History is replete with political leaders setting big goals to fix problems in our society or address some perceived external threat to national or global security or well being. Nowadays federal, state, provincial and local governments are setting lofty goals around climate change, vowing carbon reductions and even carbon neutrality. Cities throughout our region are getting into the act on reducing their carbon emissions. Vancouver B.C and Portland both have ambitious reduction targets and, surprisingly, Lincoln City, Oregon is laying claim to being almost carbon neutral. This doesn’t include the effort to make Oregon wineries carbon neutral.
But what is missing is the drive to close the gap between words and actions. The recent announcement of the Seattle City Council’s priorities for 2010 is a perfect example.
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Earlier this week, in a flurry of press releases and Facebook updates, the Seattle City Council announced its priorities for 2010, an agenda that it dubbed “Build a livable city for our future.” The agenda has 17 different items, about 3 for each councilmember. Each councilmember rose in turn to address their items, including “a rigorous and efficient confirmation process for a new Chief of Police,” improving social equity in the city, making 2010 “The Year of Urban Agriculture,” expanding the community garden program, and reducing domestic violence.
The gap between words and deeds on reducing carbon emissions came when Councilmember Mike O’Brien declared that the City would set a goal to become carbon neutral only to be followed by Councilmember Sally Bagshaw who said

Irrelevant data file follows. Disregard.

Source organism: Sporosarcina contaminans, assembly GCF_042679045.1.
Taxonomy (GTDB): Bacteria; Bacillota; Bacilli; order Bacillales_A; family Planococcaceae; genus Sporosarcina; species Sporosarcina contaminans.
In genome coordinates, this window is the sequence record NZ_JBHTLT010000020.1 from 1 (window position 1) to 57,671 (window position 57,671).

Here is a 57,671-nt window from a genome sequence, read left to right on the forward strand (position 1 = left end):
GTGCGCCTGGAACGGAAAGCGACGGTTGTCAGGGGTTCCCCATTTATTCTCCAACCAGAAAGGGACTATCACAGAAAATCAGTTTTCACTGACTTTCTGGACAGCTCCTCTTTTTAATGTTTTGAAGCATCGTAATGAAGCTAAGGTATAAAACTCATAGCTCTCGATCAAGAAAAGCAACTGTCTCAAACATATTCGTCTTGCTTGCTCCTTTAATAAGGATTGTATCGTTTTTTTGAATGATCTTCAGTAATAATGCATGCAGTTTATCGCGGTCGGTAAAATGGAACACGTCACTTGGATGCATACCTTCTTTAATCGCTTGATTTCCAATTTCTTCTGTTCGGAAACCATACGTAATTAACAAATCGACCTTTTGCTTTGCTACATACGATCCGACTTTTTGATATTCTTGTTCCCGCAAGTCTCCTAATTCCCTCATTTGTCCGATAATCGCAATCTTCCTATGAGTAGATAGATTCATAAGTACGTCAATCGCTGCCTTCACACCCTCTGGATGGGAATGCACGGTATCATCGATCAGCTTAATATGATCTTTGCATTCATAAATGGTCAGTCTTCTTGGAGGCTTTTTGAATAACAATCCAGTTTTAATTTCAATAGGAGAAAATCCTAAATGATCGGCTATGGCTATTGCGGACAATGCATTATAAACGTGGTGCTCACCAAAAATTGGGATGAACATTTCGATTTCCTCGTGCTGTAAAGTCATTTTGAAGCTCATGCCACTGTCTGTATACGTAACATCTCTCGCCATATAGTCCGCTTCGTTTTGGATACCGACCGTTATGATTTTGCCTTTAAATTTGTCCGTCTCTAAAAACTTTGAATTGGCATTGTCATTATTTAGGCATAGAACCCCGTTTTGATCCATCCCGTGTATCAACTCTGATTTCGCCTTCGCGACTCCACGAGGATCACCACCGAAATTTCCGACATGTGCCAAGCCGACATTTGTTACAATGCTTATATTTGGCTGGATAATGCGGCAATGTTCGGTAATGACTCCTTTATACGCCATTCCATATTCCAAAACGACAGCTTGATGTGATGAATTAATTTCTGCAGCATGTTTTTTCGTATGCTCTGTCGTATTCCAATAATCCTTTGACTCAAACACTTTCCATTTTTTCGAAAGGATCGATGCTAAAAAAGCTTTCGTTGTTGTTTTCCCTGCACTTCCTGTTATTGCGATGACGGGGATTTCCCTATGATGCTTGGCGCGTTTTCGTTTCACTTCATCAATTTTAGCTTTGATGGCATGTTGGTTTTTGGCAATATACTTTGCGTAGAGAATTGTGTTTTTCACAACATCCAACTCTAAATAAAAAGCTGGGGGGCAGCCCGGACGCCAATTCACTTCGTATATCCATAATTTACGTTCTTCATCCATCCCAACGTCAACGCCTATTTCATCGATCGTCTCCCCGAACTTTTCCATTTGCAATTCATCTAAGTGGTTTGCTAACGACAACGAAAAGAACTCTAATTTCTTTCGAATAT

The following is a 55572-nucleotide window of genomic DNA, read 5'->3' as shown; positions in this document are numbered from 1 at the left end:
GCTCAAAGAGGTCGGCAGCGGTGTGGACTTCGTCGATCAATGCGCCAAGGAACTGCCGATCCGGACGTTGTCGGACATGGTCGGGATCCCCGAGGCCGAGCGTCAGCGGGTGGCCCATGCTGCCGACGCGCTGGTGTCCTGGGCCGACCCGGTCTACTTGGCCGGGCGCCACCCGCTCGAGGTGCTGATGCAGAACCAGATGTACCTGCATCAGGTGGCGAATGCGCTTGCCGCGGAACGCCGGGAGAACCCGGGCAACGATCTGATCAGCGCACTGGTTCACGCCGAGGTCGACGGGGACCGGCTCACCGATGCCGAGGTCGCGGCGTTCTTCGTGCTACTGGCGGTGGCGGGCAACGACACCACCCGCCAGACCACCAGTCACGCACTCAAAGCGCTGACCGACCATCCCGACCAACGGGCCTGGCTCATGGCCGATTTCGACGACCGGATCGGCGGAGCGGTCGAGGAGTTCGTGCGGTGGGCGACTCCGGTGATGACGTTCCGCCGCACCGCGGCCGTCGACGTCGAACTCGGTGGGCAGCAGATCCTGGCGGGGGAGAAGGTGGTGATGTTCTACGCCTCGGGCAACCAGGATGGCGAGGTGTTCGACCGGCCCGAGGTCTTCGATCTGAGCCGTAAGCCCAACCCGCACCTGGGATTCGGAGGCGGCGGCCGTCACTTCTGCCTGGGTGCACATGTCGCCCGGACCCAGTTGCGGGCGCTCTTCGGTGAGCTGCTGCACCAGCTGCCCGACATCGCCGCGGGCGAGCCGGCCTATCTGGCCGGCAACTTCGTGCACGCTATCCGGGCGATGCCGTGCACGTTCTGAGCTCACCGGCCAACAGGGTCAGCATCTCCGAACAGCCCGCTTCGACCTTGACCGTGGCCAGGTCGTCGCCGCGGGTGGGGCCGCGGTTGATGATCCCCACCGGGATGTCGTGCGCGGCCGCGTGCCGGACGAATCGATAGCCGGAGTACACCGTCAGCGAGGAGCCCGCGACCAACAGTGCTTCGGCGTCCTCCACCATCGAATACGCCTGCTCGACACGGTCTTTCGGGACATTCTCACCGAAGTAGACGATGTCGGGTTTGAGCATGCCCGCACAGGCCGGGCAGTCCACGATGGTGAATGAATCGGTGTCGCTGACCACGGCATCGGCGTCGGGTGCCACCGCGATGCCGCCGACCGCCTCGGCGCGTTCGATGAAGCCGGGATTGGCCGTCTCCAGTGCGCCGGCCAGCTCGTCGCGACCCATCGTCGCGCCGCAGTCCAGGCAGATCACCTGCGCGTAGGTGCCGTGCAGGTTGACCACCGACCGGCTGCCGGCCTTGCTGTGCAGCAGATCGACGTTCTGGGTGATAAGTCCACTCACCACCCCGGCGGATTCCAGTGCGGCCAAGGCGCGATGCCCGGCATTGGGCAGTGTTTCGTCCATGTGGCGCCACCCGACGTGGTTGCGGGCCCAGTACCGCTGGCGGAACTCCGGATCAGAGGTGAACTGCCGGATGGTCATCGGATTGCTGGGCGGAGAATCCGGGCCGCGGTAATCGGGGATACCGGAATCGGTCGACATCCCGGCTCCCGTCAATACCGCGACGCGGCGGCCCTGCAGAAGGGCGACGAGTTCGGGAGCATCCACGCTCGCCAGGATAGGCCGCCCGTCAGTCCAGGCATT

Last Tuesday, our mayor stood here and said that he respected the council’s 9-0 decision that we made last fall to move ahead on the Alaskan Way Viaduct and Seawall Replacement project and bore tunnel and we want to thank him for that. . . we’re all in this together, whether we’re designers and architects or whether we’re people making the decisions. We’re moving forward. We want to make sure this happens
Bagshaw made it clear that a great waterfront means building a tunnel under Seattle’s waterfront that will cost more than $4 billion—the entire cost of the big project including some major non-tunnel elements—with a potential for overruns.
Taken as a whole, the city council’s vow to achieve carbon neutrality while building an expensive underground highway is a bit like John F. Kennedy telling Congress in 1961 that we would land a man on the moon before the end of the decade, and then signing legislation defunding NASA.
Reaching carbon neutrality at some point certain in the future while spending billions on large scale highway projects doesn’t pass the red face test. Sightline’s previous research has found that building more roads produces more carbon emissions (though GHG modeling for this project does not show a significant increase in regional emissions). And a recent inventory of Seattle’s emissions found that 62 percent of the city’s GHG emissions are transportation related, with two-thirds of that coming from cars and trucks. A highway replacement may not increase emissions, but it does seem to lock them in for the long term at a time when local, regional, and state governments are supposed to be doing everything they can to encourage use and investment in transit and reducing vehicle miles traveled.
The City Council runs the risk of falling into what I call the “Sustainability Gap”; the difference between what policy makers say about sustainability and the policies they actually support. (In British Columbia, for example, Premier Gordon Campbell has taken a drubbing from some environmentalists for precisely this reason.) On the one hand, setting big goals on carbon neutrality can be motivating for a city, just as Kennedy’s speech helped propel Americans toward a moon landing. But we must remember that Kennedy and subsequent administrations spent serious money and made real policy choices to accomplish the goal they had set out. Closing the Sustainability Gap in Seattle, as in other jurisdictions around the Northwest, will likewise mean making tough choices with scarce resources—and that should include evaluating road projects that may not pencil out when it comes to carbon neutrality.